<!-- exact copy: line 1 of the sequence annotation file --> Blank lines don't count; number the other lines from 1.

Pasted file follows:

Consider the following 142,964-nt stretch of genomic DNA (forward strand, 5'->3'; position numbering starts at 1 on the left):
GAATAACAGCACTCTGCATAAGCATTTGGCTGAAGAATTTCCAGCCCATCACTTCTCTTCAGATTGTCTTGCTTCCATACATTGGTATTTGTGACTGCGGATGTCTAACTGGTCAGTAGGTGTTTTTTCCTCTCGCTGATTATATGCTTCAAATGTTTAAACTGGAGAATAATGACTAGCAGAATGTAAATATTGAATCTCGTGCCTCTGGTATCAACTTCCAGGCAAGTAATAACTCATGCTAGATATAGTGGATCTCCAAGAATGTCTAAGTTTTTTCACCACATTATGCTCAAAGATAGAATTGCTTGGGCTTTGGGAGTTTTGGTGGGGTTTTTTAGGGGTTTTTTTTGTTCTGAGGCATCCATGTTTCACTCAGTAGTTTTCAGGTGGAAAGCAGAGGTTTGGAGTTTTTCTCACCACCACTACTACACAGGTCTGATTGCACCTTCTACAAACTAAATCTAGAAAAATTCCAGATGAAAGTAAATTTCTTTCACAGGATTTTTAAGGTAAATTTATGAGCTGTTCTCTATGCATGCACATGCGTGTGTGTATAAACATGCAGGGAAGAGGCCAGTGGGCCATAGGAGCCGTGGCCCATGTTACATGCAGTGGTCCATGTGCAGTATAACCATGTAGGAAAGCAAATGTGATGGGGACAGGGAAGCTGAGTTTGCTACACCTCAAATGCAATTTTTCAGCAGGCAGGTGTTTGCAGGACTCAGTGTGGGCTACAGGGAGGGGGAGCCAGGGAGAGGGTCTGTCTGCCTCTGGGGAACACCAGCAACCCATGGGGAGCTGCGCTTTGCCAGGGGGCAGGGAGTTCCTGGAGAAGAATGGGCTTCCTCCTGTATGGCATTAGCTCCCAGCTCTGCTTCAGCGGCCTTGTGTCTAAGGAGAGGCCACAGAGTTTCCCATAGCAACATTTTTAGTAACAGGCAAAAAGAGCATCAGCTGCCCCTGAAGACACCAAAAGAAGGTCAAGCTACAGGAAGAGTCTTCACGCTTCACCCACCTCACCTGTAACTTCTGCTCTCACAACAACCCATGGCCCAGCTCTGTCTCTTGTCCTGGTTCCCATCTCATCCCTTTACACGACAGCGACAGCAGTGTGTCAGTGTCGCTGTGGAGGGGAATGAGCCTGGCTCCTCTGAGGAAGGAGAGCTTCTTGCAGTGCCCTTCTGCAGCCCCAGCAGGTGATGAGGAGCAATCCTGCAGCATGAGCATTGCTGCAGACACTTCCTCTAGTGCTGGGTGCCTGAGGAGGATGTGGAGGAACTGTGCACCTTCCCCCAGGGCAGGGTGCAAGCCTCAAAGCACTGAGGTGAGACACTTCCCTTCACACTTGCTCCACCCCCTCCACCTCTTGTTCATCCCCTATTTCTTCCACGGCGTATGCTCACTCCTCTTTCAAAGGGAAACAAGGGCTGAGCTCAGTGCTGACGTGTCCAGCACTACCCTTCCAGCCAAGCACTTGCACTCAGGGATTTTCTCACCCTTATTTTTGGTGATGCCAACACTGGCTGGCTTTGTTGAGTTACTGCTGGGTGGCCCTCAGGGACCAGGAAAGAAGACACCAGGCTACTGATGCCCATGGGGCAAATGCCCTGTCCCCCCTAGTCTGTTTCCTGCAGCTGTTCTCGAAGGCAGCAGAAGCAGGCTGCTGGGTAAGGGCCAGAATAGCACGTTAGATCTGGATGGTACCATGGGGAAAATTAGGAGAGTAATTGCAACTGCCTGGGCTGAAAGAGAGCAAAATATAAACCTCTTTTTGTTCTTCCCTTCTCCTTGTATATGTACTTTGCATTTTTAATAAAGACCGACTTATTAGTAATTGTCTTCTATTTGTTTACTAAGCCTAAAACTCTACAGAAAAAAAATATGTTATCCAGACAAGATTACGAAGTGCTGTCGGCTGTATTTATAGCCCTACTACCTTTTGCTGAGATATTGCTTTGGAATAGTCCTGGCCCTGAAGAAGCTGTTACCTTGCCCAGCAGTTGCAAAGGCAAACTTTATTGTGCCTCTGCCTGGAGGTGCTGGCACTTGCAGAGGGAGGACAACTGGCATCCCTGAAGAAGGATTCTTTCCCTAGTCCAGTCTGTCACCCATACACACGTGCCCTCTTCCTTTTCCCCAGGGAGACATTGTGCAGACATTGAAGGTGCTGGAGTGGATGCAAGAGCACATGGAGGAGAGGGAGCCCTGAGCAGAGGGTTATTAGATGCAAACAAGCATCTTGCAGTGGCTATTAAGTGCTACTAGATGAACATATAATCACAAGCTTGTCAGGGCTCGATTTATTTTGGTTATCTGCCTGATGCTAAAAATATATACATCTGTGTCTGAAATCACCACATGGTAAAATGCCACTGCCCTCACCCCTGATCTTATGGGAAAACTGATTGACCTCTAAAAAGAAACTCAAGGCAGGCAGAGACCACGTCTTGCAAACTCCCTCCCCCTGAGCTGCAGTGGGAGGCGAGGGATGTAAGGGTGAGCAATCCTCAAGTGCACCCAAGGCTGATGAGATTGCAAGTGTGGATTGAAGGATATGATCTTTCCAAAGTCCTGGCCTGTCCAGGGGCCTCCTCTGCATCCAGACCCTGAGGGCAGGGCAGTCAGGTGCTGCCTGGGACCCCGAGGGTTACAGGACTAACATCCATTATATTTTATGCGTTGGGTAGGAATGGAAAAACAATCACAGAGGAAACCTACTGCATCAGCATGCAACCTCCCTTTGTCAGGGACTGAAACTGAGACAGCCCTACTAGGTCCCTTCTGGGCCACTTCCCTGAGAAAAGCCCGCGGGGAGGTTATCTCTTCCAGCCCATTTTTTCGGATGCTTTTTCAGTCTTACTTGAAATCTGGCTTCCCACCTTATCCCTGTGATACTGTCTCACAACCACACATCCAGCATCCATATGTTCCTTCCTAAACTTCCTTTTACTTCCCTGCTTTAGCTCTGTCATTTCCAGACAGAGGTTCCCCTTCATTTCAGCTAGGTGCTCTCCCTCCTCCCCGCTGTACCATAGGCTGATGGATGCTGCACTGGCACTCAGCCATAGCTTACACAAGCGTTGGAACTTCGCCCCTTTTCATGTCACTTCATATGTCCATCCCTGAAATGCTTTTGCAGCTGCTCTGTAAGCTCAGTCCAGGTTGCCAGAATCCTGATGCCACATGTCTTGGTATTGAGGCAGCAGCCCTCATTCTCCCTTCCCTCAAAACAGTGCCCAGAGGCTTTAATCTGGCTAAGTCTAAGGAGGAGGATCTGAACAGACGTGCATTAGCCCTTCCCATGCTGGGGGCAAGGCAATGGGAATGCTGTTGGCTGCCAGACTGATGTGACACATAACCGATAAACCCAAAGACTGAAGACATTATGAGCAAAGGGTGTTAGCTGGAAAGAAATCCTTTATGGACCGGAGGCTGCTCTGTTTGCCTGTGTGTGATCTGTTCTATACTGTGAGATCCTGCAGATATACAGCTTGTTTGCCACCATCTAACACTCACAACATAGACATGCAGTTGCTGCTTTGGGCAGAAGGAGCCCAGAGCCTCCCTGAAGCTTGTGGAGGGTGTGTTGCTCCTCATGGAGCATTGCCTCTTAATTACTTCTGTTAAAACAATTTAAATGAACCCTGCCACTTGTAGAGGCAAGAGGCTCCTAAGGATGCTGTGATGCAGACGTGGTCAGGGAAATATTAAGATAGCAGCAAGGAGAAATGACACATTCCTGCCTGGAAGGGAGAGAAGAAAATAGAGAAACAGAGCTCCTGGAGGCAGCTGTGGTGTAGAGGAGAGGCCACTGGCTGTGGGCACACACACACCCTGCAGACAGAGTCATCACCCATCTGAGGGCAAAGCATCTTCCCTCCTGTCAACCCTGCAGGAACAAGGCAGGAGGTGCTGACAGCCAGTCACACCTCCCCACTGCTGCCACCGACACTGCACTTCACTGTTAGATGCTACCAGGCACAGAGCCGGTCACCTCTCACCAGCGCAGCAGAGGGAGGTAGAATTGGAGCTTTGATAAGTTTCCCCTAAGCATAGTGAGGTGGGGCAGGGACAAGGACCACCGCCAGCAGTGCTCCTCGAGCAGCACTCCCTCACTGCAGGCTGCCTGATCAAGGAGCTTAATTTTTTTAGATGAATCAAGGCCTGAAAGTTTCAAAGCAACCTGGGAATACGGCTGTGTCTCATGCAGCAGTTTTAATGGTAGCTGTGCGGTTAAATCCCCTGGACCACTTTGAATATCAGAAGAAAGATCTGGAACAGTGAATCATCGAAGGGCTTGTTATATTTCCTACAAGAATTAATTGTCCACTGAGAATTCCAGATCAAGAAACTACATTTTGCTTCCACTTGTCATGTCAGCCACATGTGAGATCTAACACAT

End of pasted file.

Consider the following 142,964-nt stretch of genomic DNA (forward strand, 5'->3'; position numbering starts at 1 on the left):